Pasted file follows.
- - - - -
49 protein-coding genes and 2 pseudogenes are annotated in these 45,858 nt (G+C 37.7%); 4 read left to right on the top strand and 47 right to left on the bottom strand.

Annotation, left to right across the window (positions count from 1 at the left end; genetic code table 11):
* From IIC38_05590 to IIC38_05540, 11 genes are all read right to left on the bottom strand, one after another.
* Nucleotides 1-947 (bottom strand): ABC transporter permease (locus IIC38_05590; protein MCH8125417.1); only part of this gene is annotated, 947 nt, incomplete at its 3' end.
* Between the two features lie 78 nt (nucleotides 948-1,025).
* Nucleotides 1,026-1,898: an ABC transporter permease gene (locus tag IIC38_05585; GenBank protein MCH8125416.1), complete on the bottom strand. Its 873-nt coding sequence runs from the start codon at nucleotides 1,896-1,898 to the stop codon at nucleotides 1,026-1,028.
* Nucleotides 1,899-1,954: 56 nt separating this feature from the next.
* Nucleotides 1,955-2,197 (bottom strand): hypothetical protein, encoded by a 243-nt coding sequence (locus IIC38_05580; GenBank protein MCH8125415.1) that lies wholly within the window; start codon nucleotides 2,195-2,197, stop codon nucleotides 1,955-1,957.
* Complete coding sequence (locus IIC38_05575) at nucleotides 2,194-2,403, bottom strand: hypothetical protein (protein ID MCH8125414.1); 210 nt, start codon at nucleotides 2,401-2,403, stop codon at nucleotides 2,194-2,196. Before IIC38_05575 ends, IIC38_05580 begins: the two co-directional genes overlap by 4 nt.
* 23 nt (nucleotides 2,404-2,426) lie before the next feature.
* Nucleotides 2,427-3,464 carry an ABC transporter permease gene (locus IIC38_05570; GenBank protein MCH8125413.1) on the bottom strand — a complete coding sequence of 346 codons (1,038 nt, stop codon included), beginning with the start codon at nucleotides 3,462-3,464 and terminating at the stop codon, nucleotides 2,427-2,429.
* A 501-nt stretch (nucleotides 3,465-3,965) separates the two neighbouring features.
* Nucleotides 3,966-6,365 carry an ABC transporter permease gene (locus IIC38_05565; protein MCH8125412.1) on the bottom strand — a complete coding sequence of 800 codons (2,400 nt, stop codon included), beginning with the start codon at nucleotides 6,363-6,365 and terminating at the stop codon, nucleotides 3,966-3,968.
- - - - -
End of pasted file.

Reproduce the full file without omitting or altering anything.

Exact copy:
49 protein-coding genes and 2 pseudogenes are annotated in these 45,858 nt (G+C 37.7%); 4 read left to right on the top strand and 47 right to left on the bottom strand.

Annotation, left to right across the window (positions count from 1 at the left end; genetic code table 11):
* From IIC38_05590 to IIC38_05540, 11 genes are all read right to left on the bottom strand, one after another.
* Nucleotides 1-947 (bottom strand): ABC transporter permease (locus IIC38_05590; protein MCH8125417.1); only part of this gene is annotated, 947 nt, incomplete at its 3' end.
* Between the two features lie 78 nt (nucleotides 948-1,025).
* Nucleotides 1,026-1,898: an ABC transporter permease gene (locus tag IIC38_05585; GenBank protein MCH8125416.1), complete on the bottom strand. Its 873-nt coding sequence runs from the start codon at nucleotides 1,896-1,898 to the stop codon at nucleotides 1,026-1,028.
* Nucleotides 1,899-1,954: 56 nt separating this feature from the next.
* Nucleotides 1,955-2,197 (bottom strand): hypothetical protein, encoded by a 243-nt coding sequence (locus IIC38_05580; GenBank protein MCH8125415.1) that lies wholly within the window; start codon nucleotides 2,195-2,197, stop codon nucleotides 1,955-1,957.
* Complete coding sequence (locus IIC38_05575) at nucleotides 2,194-2,403, bottom strand: hypothetical protein (protein ID MCH8125414.1); 210 nt, start codon at nucleotides 2,401-2,403, stop codon at nucleotides 2,194-2,196. Before IIC38_05575 ends, IIC38_05580 begins: the two co-directional genes overlap by 4 nt.
* 23 nt (nucleotides 2,404-2,426) lie before the next feature.
* Nucleotides 2,427-3,464 carry an ABC transporter permease gene (locus IIC38_05570; GenBank protein MCH8125413.1) on the bottom strand — a complete coding sequence of 346 codons (1,038 nt, stop codon included), beginning with the start codon at nucleotides 3,462-3,464 and terminating at the stop codon, nucleotides 2,427-2,429.
* A 501-nt stretch (nucleotides 3,465-3,965) separates the two neighbouring features.
* Nucleotides 3,966-6,365 carry an ABC transporter permease gene (locus IIC38_05565; protein MCH8125412.1) on the bottom strand — a complete coding sequence of 800 codons (2,400 nt, stop codon included), beginning with the start codon at nucleotides 6,363-6,365 and terminating at the stop codon, nucleotides 3,966-3,968.